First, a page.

This week's economic news commentary has been dominated by the "what ifs" of a government shutdown; opinions of potential consequences are limited only by the number of commentators sharing their opinions.
Unfortunately, more concrete examples of the shutdown were evident last Tuesday and Friday.
The Department of Commerce delayed release of August's Construction Spending report that were due last Tuesday and The Bureau of Labor Statistics delayed the release of September's Non-farm Payroll and Unemployment that were due last Friday.
The ADP Employment report for September posted a reading of 166,000 private sector jobs added against expectations of 180,000 new jobs added. September jobs added surpassed August's reading of 159,000 new jobs added in the private sector.
Mortgage Rates Remain Near Record Lows
Freddie Mac's Primary Mortgage Market Survey released Thursday brought a third consecutive week of falling mortgage rates. 30-year fixed rate mortgages had an average rate of 4.22 percent down from 4.32 percent the previous week.
The average rate for a 15-year fixed rate mortgage fell by eight basis points from 3.37 percent to 3.29 percent and the average rate for a 5/1 adjustable rate mortgage fell to 3.03 percent from 3.07 percent.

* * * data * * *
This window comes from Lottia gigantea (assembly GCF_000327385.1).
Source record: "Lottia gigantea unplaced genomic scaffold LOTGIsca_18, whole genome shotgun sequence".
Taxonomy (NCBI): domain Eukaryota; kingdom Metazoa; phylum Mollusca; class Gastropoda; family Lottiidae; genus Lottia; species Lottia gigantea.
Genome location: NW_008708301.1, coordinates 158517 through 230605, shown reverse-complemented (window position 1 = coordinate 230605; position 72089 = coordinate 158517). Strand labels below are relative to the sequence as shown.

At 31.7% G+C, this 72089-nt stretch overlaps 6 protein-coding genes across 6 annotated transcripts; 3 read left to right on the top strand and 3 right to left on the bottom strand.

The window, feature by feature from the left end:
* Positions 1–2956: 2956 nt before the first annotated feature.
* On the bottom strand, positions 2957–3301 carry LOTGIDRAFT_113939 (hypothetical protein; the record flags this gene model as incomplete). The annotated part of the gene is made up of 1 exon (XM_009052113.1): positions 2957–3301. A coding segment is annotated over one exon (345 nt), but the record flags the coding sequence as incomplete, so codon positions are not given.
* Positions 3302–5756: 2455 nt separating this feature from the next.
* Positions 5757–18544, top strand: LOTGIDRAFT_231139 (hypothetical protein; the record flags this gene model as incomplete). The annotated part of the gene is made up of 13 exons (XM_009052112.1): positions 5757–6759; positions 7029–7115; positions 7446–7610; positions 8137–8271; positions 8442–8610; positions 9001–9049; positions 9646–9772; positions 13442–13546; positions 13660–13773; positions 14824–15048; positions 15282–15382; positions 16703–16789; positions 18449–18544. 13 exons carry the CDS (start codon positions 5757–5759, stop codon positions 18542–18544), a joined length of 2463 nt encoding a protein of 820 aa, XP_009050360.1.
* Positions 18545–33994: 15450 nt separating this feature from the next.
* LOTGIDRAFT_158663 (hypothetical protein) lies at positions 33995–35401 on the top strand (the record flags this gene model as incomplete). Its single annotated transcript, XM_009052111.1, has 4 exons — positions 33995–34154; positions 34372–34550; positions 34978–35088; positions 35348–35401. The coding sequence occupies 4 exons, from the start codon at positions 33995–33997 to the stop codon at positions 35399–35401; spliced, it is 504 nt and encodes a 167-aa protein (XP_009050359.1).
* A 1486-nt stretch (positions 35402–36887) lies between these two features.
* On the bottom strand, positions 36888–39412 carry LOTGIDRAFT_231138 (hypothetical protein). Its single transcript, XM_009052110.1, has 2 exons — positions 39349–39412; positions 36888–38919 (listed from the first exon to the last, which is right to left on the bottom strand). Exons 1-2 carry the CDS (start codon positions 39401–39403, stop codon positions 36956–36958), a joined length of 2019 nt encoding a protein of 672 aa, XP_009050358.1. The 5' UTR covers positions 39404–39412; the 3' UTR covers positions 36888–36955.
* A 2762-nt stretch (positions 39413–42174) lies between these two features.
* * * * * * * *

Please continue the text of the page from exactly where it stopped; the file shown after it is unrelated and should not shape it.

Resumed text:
Discount points were unchanged from last week at 0.70 percent for both 30-year and 15-year fixed rate mortgages and rose from 0.50 percent to 0.60 percent for 5/1 adjustable rate mortgage loans.
Weekly Jobless Claims were lower than projected. The reading of 308,000 new jobless claims was better than the 313,000 new jobs expected, but was higher than the prior week's 307,000 new jobless claims.
What's Coming Up Next
This week's scheduled economic reporting is also subject to adjustment if the federal government's budget is not resolved. The most recent FOMC meeting minutes are due on Wednesday; if released they are expected to provide details about the Fed's decision not to change its current quantitative easing program.
Weekly jobless claims and Freddie Mac's PMMS survey of average mortgage rates are due Thursday. The University of Michigan Consumer Sentiment Index for October is set for release on Friday.